I was just perusing through questions, and I found System.getProperty(line.separator) used in place of \n with the author's comment that the code was "portable". Reading through various forums, I've seen two groups:

  1. People who say there's a difference between Linux's and Windows' interpretation of newline characters, and this compensates for that (with no clear evidence).
  2. People who say there's no difference by showing code and output examples, which obviously only applies to that code example and not universally.

My feeling is: it's probably non-standard OS's, like for example your company's industrial scanner's OS for example, where you'll notice a difference. When am I going to see a difference between \n and line.separator? Can you show an example, please? How did you go about discovering where the variation occurs?

  • Try writing several text files, with with \n, one with \r and with \n\r as line endings, open this in NotePad on Windows to see the difference May 17, 2014 at 2:30
  • Windows and Unix have indeed different codes for end of line. This difference will or will not manifest itself depending on the consuming application.
    – PM 77-1
    May 17, 2014 at 2:31
  • 5
    Line separators are also very important in certain network protocols. It's best to respect the standards.
    – Palpatim
    May 17, 2014 at 2:47
  • Just use \n. When Windows users tell you that your program doesn't work, just tell them it doesn't support Windows or pre-OSX Mac and they need to switch to a different system. The Windows way is really quite silly—(just about) no one uses an old-school teletype machine anymore, and Windows end-of-line processing is more complicated for no good reason.
    – dfeuer
    May 17, 2014 at 3:07
  • More practical note: be careful not to assume anything about the length of the system line separator!
    – dfeuer
    May 17, 2014 at 3:13

3 Answers 3


Here's the standard line separators by OS:

Windows: '\r\n'
Mac (OS 9-): '\r'
Mac (OS 10+): '\n'
Unix/Linux: '\n'

What that means is that if you hard code your line separators as \n, you're going to get the expected results in Linux and OS X, but Windows won't recognize the line endings properly. However, by using the more general line.separator to represent your line endings, they'll resolve to whatever the executing operating system's expected implementation of line endings may happen to be.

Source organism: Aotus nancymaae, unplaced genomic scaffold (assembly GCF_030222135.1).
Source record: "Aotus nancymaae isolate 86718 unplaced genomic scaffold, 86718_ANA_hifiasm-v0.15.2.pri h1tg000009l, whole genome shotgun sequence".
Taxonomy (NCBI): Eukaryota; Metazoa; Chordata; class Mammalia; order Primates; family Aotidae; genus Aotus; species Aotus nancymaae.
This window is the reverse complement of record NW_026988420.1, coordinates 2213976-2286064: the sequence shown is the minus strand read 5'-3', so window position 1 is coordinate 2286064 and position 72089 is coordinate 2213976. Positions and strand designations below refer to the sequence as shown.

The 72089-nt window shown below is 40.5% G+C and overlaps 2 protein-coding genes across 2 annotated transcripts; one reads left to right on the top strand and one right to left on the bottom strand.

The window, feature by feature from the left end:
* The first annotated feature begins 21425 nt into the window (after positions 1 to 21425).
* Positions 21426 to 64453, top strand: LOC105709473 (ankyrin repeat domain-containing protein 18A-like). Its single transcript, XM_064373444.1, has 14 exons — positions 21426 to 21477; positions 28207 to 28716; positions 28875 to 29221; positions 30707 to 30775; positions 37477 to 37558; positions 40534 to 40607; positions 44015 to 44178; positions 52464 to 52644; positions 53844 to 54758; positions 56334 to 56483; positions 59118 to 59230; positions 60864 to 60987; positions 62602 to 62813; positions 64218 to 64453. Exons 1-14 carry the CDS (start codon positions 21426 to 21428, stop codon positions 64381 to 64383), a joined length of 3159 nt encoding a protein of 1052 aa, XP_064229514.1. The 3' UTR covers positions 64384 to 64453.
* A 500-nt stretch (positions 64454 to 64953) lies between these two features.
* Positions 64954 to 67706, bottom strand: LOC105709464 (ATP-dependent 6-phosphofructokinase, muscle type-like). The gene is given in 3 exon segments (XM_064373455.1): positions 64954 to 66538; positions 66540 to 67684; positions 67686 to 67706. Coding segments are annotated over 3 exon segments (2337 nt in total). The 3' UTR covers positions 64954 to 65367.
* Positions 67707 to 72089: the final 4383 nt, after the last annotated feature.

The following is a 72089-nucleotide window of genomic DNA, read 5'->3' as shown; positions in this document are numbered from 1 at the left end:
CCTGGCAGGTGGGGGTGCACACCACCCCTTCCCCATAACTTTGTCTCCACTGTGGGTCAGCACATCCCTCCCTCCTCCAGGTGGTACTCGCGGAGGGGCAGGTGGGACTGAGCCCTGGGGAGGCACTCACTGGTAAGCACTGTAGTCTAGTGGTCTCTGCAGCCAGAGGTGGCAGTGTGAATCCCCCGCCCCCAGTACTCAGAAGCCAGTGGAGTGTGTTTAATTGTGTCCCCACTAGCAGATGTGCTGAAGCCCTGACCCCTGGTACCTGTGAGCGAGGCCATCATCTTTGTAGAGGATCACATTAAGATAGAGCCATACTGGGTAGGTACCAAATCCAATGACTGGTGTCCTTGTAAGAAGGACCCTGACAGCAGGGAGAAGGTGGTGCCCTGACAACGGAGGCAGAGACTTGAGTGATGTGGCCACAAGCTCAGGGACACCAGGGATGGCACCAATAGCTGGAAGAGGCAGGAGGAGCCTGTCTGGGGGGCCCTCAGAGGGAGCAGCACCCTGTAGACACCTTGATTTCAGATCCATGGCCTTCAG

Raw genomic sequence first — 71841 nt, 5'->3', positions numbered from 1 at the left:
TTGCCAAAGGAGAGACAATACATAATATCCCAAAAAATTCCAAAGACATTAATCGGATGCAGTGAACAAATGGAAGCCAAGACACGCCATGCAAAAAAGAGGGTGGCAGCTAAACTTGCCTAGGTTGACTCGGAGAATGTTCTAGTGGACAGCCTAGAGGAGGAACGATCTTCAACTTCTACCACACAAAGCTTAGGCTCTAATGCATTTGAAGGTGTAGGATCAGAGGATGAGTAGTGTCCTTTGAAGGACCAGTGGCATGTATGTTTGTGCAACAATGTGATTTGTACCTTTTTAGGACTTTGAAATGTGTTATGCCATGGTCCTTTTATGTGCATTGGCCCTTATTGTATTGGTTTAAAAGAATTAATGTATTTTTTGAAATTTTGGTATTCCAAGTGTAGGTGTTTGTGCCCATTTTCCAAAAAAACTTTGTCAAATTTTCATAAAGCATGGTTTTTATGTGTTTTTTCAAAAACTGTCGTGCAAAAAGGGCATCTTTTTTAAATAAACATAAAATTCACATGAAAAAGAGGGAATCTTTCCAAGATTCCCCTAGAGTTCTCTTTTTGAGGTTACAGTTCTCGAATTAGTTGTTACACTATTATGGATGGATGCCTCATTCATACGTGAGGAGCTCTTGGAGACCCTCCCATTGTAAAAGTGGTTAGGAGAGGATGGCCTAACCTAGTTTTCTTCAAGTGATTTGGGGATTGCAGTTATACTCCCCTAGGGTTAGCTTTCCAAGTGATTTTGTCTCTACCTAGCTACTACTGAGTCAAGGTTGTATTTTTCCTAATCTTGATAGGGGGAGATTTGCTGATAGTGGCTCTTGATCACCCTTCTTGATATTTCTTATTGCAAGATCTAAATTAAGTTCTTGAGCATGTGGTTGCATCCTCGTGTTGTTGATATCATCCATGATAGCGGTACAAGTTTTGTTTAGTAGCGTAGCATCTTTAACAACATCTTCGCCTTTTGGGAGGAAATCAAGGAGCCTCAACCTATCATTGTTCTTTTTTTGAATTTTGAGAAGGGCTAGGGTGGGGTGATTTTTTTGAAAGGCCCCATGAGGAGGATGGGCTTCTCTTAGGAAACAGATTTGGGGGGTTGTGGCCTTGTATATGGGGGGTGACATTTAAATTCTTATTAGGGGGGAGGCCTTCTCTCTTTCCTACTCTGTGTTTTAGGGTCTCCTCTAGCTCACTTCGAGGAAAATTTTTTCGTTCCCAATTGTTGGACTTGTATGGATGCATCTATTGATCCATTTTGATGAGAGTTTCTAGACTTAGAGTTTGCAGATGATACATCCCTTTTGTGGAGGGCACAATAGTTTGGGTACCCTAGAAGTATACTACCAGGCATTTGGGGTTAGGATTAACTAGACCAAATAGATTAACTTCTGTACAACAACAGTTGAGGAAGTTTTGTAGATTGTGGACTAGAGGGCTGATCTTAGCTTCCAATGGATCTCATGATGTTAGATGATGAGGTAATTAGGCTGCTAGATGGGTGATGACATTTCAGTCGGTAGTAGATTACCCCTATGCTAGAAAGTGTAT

• Oddly, the Glasgow Haskell basic text I/O library is able to handle the modern convention, "\n", and the Windows convention, "\r\n", but not the old "\r" Mac convention.
    – dfeuer
    May 17, 2014 at 3:03
  • This is a really nice answer. I like the examples: citation and image. I still think it would be nice to know: where specifically are the lines drawn (because I haven't encountered any issues using \n in Windows with Java), and how I can find that information. May 17, 2014 at 7:50
  • I'm happy to try to expand the answer but what do you exactly mean by "where specifically are the lines drawn"? As Keshlam stated in his answer, some high level code will properly convert \n to the applicable newline character for the environment, but if you think you're going to potentially want to run on multiple platforms, you're better off not relying on that behavior and just using the global line separator representation. As far as I know there's no comprehensive documentation of where they will and won't be converted for you otherwise.
    – Sam Hanley
    May 17, 2014 at 14:34

Incorrect line endings are a frequent annoyance. For example, this is what Windows Notepad shows when writing a file with \n instead of \r\n (Windows' line.separator):

Notepad with boxes instead of line breaks

Those little boxes were supposed to be line breaks.

The other way around, when \r\n is used in place of \n (Unix' line.separator), is way worse, and breaks shell scripts and config files in weird and wonderful ways.

For example, this is what sh outputs on Debian and derived distros when trying to run a shell script that just contains ls but with \r\n line separators (it looks trashed because the carriage return causes the terminal to overwrite parts of the line):

: not foundsh: ls

There are several questions per day on StackOverflow from people being bitten by this, such as here, here and here.

  • "Run ls from a dos format file" doesn't mean anything.
    – dfeuer
    May 17, 2014 at 2:37
  • @dfeuer I rewrote it, but what in particular did you object to? May 17, 2014 at 2:42
  • There's just not enough context to understand easily what that's supposed to mean. What you meant, apparently, was "process a file consisting of the string "ls\r\n" as a Bourne shell script", but instead you talked about running something from a file, which does not mean anything in particular.
    – dfeuer
    May 17, 2014 at 2:51

If you get this wrong, you WILL mess up your ability to exchange data with other applications. You need to understand when you can get away with assuming that Java will help you... and when you can't.

Linux applications normally use only the linefeed character (\n) as its line break. Windows applications use the combination of carriage return followed by line feed (\n\r).

If you're using high-level Java I/O routines -- if you're going through Readers and Writers which process characters, rather than low-level Streams and especially byte streams -- the libraries will translate \n (which java, by convention, uses internally as its newline) into the platform-appropriate representation. If you're using lower-level functions, you have to be aware of that distinction and Do The Right Thing yourself.

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